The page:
The huge (magnitude 9.0) Tohoku earthquake in Japan and the resulting tsunami on 11th March was the latest in a recent series of such ‘natural disasters’, from China (2008) and Pakistan (2008) to Indonesia (2004) and New Zealand (2011). The Japanese disaster has killed at least 10,000 people and injured 2,775, with another 17,500 still missing. Around 250,000 people have moved to temporary shelters as almost 150,000 homes have been damaged or destroyed. [There is a dedicated site here.] The Fukushima nuclear site with its six nuclear reactors was badly damaged leading to increasing levels of radiation in the area. The Japanese government declared a 20km exclusion zone around the site and evacuated thousands of residents. People up to 30km away have been advised to stay indoors. Water supplies and vegetables in the Fukushima prefecture have become contaminated and many countries have banned all imports from the area. Activity in Japan’s ports, vehicle and other high-tech manufacturing plants have all been disrupted.
Natural disasters can have a profound impact on communities, societies and belief systems. The 1755 Lisbon earthquake (magnitude about 9.0) in Portugal devastated the city, leading to thousands of deaths, raging fires and the destruction of many important buildings. Thousands more were killed in Spain and Morocco. In the mid-eighteenth century, religious beliefs and arguments remained strong with many seeing the Lisbon quake as evidence of God’s anger. Philosophers of the European Enlightenment saw the sheer misery and destruction of Lisbon as an ‘excess’ of evil that could not be squared with the idea that we live ‘in the best possible world’ as described by Leibniz (1710). Some have argued that the Lisbon quake was a stimulus to secular, scientific endeavour, giving credence to scientific thinking over theology.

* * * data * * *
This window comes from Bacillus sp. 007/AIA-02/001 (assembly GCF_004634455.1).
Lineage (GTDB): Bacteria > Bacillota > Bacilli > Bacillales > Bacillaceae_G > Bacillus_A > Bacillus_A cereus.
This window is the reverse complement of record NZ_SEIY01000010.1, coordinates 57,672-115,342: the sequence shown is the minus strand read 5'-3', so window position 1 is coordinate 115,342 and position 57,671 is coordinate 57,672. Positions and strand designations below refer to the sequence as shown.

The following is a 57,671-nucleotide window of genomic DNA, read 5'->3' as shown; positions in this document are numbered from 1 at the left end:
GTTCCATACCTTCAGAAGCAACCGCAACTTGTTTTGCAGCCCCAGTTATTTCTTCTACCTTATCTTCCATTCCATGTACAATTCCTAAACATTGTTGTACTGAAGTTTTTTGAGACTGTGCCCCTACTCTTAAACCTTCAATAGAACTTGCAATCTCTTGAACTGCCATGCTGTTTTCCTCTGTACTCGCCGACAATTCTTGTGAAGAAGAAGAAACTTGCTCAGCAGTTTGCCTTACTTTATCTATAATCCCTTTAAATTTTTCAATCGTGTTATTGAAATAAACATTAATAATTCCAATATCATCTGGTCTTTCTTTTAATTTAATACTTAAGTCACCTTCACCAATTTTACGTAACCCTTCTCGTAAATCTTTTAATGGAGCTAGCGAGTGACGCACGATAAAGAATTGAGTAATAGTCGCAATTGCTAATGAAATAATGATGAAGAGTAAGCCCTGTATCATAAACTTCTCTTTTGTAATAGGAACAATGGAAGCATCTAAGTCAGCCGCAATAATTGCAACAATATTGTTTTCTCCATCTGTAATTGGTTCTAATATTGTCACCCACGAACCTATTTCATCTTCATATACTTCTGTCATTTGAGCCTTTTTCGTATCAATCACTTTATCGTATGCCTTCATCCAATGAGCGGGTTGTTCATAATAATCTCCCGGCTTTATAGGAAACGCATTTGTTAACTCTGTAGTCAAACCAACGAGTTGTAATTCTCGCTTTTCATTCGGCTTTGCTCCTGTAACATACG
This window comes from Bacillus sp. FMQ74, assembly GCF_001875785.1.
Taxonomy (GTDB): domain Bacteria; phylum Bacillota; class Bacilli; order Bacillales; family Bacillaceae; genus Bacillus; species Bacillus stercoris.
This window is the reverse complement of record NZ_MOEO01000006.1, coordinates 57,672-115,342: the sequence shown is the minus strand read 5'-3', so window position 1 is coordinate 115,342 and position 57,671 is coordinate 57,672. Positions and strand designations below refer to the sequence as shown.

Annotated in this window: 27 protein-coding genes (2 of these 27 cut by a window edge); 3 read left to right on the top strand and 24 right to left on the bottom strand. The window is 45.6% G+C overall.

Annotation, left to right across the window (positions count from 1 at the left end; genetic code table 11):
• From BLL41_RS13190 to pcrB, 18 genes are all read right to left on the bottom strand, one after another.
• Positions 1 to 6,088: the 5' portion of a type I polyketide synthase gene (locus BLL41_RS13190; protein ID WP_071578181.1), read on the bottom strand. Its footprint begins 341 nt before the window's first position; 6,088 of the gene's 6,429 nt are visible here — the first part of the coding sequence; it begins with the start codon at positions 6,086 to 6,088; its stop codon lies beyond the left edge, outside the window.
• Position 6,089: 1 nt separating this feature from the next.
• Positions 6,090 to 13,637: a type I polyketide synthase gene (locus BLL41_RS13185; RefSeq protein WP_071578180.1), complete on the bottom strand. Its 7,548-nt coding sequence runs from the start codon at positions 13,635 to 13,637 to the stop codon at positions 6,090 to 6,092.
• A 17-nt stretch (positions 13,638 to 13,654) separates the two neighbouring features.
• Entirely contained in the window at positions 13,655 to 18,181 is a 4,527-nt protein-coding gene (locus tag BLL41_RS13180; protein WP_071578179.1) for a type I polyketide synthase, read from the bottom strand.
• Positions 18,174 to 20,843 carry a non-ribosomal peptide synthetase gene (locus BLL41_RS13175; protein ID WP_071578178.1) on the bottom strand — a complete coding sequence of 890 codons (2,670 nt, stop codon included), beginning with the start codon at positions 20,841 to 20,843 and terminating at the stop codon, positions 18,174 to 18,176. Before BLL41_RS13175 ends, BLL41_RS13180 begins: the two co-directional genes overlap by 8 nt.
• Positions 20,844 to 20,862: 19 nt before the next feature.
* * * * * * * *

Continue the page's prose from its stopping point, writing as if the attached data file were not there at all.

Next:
In spite of the devastating impact of recent natural disasters, there’s no sign yet that they are having anything like the same impact on people’s thinking and beliefs. One reason, of course, is that the dominant mode of explanation is now secular – science – and as far as I can tell we don’t have a better one which might challenge it. However, damage to the Fukushima nuclear site by the tsunami may well intensify a rapidly growing concern with energy security. How much energy do societies need? How can security of energy supply best be achieved? Is nuclear power part of the solution? Are renewable energy sources really capable of producing enough to enhance national energy security?
Several factors have brought energy security back into focus as an essential political problem. Between 2002 and 2007, oil prices trebled, peaking at US$140 per barrel by mid-2008. California experienced power blackouts as a result. Increasing attacks on oil production facilities in Nigeria and worries about possible terrorist attacks on energy facilities also played a part. However, in Europe, Russia’s cutting off of gas supplies to Ukraine in 2006 during a dispute over pricing, doubling the price of gas to Georgia and cutting gas to Belarus in 2007, laid bare the problem of the security of supply lines (Youngs 2009). Add in Iraq’s invasion of Kuwait, two Gulf Wars, current unrest in the Middle East and North Africa and forecasts that by 2030 – due to population growth and the rise of high consumption levels in India, China and other developing countries – the world will need 45 per cent more energy than it uses today, and it becomes clear that issues of energy production and security will be central to early twenty-first-century politics.